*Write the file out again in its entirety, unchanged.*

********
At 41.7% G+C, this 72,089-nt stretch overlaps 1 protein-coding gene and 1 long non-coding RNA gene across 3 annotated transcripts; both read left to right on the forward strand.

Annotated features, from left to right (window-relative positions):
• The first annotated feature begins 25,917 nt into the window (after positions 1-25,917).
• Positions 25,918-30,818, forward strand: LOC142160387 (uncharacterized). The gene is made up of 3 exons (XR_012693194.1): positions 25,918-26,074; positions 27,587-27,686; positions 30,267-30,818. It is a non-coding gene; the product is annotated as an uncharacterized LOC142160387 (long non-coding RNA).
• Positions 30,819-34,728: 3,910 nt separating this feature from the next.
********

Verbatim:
At 41.7% G+C, this 72,089-nt stretch overlaps 1 protein-coding gene and 1 long non-coding RNA gene across 3 annotated transcripts; both read left to right on the forward strand.

Annotated features, from left to right (window-relative positions):
• The first annotated feature begins 25,917 nt into the window (after positions 1-25,917).
• Positions 25,918-30,818, forward strand: LOC142160387 (uncharacterized). The gene is made up of 3 exons (XR_012693194.1): positions 25,918-26,074; positions 27,587-27,686; positions 30,267-30,818. It is a non-coding gene; the product is annotated as an uncharacterized LOC142160387 (long non-coding RNA).
• Positions 30,819-34,728: 3,910 nt separating this feature from the next.